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Sunday, April 11, 2021

Indian Poor are suffering due to Lockdown. What is the road ahead for India?

Amartya Sen, Raghuram Rajan and Abhijeet Banerjee, the three Indian Economists anticipate a huge chunk of the population to be staring at starvation and becoming more poor. The reason being an unprecedented combination of job losses and standard delivery mechanism failure. Amid the lock down, what is the road ahead for India. What exactly we can do to save the poor and vulnerable.

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The FCI has stated that India has more than three times the ‘buffer stock norms’ at 77 million tons during March 2020. These figures will rise once the Rabi crop harvest comes in. The PDS (Public Distribution System) has been already following the government instructions of the distribution of 5kg per person per month for three months. With the hope of the lockdown ending soon, it is likely that some percent of the vulnerable may exit PDS. A suggestion comes from the experts of issuing temporary ration cards. This may to a large extent solve the issue of starvation.

The big issue of unemployment and the loss of savings still persists. The Indian society still has many questions to answer. How are the farmers going to buy seeds for the next season? How will the retail shopkeepers stack-up  their empty shelves? How is the general public going to repay their loans?

Cash transfers in small amounts may solve the situation for farmers and labors  The urban class is however,left out in the cold rain. Spending wisely without pinching pennies for the poor will require a bold and brave mindset. The latest mass gatherings at Surat and Mumbai has proved that there will be no cutting corners with the underprivileged.

PM Modi announced extension of lockdown till May 3 amid COVID-19
PM Modi announced extension of lockdown till May 3 2020 amid COVID-19. Sumit Saraswat/Shutterstock.com

Okay. Given all this, what needs to be prioritized now?

Arun Maira, former chairman, BCG India, backs the three experts. He asserts that COVID-19 has shown us the weak structure of the economic pyramid. The base of our economy is made up of workers and laborers. What happens when the lockdown is partially eased? Indian citizens face the challenge of poor purchasing power with unsecured incomes. The shattered supply chains need to open soon for deliveries. The time has come for ‘direct cash transfers’ into the bank accounts of the people empowering them to pay for their needs. The seeding of digital technology has helped in secure financial transfers. The digital platform has eased banking and opening Jan-Dhan accounts.

What does India want at this hour? People of India demand justice. Poverty is knocking the doors of the workers as well as an average Indian household. Lockdown is thus showing us a bleak future with disguised unemployment around the corner. Figures of 23.4 % unemployment and labor participation rate of 36% are a bearer of bad news.

Representative Image: A man sleeping in a park next to a road during the hot lunch hours. Shutterstock.com/Filip Jedraszak

So, In the end, will the Lockdown 2 be Slayer or Saviour?

Lockdown has been a savior by saving many lives through preventive action. On the other hand, the fate of the underprivileged has made it a slayer. More than 6.3 lac migrant workers are testing their fates during the extended lockdown. Lacs of workers is stranded at relief camps or at construction sites without income and food. They are also unable to go back home. There are also nearly 12 crore people who are on the verge of losing their livelihoods.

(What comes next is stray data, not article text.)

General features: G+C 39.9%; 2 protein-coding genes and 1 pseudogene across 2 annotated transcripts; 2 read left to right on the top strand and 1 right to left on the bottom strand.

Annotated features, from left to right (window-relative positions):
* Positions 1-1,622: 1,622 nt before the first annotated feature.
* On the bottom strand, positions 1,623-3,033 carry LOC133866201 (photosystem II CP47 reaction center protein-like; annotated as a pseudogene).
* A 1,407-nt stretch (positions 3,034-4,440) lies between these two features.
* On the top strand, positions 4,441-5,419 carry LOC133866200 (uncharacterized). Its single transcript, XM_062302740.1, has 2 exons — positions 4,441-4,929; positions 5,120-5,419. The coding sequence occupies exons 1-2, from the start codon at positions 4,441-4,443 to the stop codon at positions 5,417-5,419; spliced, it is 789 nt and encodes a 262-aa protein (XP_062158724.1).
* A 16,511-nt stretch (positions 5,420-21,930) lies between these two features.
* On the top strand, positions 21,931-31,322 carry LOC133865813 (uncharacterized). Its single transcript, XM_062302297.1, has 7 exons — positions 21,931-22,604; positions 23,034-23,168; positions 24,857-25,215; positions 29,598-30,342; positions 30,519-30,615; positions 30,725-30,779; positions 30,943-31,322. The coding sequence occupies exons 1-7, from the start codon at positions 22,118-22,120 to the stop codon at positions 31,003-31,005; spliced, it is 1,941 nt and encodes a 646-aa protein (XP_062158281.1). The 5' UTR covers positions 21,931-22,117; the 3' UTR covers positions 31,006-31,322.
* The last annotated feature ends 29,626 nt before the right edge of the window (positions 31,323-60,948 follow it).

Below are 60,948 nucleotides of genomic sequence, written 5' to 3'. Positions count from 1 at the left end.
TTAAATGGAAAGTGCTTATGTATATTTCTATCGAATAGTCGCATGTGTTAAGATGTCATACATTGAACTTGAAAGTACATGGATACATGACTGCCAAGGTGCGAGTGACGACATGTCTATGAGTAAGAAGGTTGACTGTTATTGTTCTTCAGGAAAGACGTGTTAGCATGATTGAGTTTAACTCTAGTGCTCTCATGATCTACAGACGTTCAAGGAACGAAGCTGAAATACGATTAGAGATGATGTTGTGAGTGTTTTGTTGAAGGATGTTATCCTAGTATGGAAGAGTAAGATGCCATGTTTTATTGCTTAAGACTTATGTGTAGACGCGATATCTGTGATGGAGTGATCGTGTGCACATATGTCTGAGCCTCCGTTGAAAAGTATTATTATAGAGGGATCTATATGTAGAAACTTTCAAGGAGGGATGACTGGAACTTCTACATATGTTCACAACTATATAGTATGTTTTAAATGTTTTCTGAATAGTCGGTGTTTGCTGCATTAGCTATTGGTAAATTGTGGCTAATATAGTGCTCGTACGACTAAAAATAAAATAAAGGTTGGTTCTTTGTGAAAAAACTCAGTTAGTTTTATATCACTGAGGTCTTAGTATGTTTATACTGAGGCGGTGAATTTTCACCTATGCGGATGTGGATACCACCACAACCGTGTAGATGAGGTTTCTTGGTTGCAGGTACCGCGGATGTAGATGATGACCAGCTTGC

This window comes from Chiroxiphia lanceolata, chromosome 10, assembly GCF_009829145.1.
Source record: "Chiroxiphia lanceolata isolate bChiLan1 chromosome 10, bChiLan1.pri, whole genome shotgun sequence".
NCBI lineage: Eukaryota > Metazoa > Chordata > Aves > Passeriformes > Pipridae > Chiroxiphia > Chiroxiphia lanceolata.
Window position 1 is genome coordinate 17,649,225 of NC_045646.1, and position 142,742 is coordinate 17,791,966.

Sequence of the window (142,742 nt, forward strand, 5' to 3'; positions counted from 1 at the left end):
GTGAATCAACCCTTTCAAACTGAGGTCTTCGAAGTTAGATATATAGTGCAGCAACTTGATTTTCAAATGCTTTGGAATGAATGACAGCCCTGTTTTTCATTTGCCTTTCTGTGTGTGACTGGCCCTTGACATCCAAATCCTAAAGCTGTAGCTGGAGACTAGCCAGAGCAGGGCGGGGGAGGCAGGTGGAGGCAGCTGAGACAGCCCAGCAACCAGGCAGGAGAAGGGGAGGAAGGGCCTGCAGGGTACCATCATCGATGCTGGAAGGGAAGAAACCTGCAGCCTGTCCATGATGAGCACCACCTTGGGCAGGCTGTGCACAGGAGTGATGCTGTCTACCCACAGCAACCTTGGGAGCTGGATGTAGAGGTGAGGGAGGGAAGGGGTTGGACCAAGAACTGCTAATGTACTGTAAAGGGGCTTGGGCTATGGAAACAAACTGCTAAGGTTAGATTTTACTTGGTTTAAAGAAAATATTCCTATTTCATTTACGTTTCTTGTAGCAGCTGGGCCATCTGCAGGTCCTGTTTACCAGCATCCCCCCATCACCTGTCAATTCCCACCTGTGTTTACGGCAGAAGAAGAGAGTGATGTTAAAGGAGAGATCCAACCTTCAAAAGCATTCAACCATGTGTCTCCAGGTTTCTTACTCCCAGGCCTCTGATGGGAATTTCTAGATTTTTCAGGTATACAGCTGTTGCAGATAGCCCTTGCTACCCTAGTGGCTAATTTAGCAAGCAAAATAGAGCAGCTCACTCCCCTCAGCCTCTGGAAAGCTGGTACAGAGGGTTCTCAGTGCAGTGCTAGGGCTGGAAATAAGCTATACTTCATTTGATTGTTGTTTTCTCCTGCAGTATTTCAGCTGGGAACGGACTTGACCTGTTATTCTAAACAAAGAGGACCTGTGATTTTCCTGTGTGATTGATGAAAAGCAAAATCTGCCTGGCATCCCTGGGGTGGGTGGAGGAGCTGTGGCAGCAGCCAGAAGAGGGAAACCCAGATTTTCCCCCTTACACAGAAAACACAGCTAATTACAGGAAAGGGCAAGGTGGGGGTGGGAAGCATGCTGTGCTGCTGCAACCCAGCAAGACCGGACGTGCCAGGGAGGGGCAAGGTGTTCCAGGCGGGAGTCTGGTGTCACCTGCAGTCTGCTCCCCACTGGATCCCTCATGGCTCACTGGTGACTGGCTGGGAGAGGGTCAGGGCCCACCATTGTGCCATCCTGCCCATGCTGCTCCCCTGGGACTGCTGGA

Rural India brings out in open the lethargic attitude of the government. No ration cards allotted as the official cap on them is not revised for the last 10 years. Along with that new names not added, no deletions or the family marked a nomad. The situation deteriorates as the family standing on the poverty line, is now on the verge of starvation. Loss of income forces people to spend less on nutrition and health claims more lives. The latest estimate of ‘Burden of Deceased’, states around 73000 deaths every year due to malnutrition. Diseases related to poverty like Diarrhea, Tuberculosis, Malaria, and infant deaths have claimed lacs of lives ranging from 1.84 lacs to 5.2 lacs. Around 50,000 more deaths are anticipated over a period of two years post lockdown. The lives lost may be poorer but younger though invisible.

Lockdown 2- Saviour or Slayer - What do the Experts say?

Okay, while making headway, here are some suggestions to be followed:

Lives as well as the economy both are important and need to be protected. The PM has emphasized on this and is taking salient measures towards it.

For the firsts, PDS has to be universalized, cash transfers increased with the removal of all the possible blockages in the access of these entitlements for the next three months. Emphasis on providing cooked food to the workers by SWAN (Stranded Workers Action Network) has provided much relief.

How will we mobilize PPE kits and inter-state movement? The only way out is through the removal of coordination snags.

COVID-19 will show local presence within the states. This again will require quick and mindful financial responses. State and disease-specific needs will arise. The states and the center, hence need to follow three keys to fight this lockdown. Consult, communicate, and be transparent.

Ergo ensuring total compliance without any constraint at the state level nor any kind of public bother should be our prior concern.

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